Currently 868 million people are undernourished and 195 million children under five years of age are stunted. At the same time, over 1 billion people are overweight and obese in both the developed and developing world. Diseases previously associated with affluence, such as cancer, diabetes and cardio-vascular disease, are on the rise. Food system-based approaches to addressing these problems that could enhance food availability and diet quality through local production and agricultural biodiversity often fall outside the traditional scope of nutrition, and have been under-researched. As a consequence, there remains insufficient evidence to support well-defined, scalable agricultural biodiversity interventions that can be linked to improvements in nutrition outcomes. Agricultural biodiversity is important for food and nutritional security, as a safeguard against hunger, a source of nutrients for improved dietary diversity and quality, and strengthening local food systems and environmental sustainability. This book explores the current state of knowledge on the role of agricultural biodiversity in improving diets, nutrition and food security. Using examples and case studies from around the globe, the book explores current strategies for improving nutrition and diets and identifies key research and implementation gaps that need to be addressed to successfully promote the better use of agricultural biodiversity for rural and urban populations and societies in transition.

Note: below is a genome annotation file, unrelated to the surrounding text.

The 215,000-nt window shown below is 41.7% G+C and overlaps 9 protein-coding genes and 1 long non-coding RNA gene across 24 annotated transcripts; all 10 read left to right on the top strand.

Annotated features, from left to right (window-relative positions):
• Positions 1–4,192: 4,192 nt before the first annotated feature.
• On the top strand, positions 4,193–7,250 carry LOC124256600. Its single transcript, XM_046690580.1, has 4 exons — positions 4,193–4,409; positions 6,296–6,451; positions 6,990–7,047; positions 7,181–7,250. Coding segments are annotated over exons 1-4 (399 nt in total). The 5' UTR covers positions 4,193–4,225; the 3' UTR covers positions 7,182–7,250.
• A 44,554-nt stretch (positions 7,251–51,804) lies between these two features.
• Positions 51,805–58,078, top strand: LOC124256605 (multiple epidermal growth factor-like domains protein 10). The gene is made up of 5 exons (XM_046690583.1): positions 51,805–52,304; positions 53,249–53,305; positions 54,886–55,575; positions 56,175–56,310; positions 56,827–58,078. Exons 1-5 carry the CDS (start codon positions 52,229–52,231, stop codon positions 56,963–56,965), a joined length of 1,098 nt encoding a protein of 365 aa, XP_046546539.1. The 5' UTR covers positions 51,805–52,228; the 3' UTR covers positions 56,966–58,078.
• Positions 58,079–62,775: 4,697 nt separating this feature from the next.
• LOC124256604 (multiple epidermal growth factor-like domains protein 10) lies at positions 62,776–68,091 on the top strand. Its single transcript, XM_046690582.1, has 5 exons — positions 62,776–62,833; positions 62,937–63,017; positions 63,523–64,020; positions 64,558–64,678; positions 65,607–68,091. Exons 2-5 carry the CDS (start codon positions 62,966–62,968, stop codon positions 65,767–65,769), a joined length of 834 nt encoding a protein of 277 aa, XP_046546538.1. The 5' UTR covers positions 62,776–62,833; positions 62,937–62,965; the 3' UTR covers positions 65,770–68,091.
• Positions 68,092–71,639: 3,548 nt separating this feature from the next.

Author: Jelleke de Nooy van Tol Publisher: AuthorHouse ISBN: 1524633836 Size: 61.24 MB Format: PDF, Docs View: 2193
Our global agricultural and food system is broken and needs to transition to one that is more sustainable and beneficial to the worlds population. This seems hard in the face of the linked challenges of climate change, natural resource depletion, and worldwide economic and social upheaval. At the same time, farmer-led social movements are growing, and there is increasing recognition that agroecology and food sovereignty are key solutions for both nutritious food security and climate change adaptation. This book takes you along in the transition to agroecology, which is already happening, worldwide! The author shows us the as of yet dispersed but growing movement of many smallholder farmers, projects, programs, research, and policy agendas that are making the change. Since the daily news prevents us from noticing, Jelleke shows us the most beautiful and intriguing examples of ground-breaking people and projects. She gives you the keys for transition. She makes us look back from 2030. What have we done by thenyou and I, your friends and colleagues, investors and politiciansto have arrived in a changed food-secure world where agroecology is the new normal? This book is a must-read for researchers, politicians, students, and consumers alike.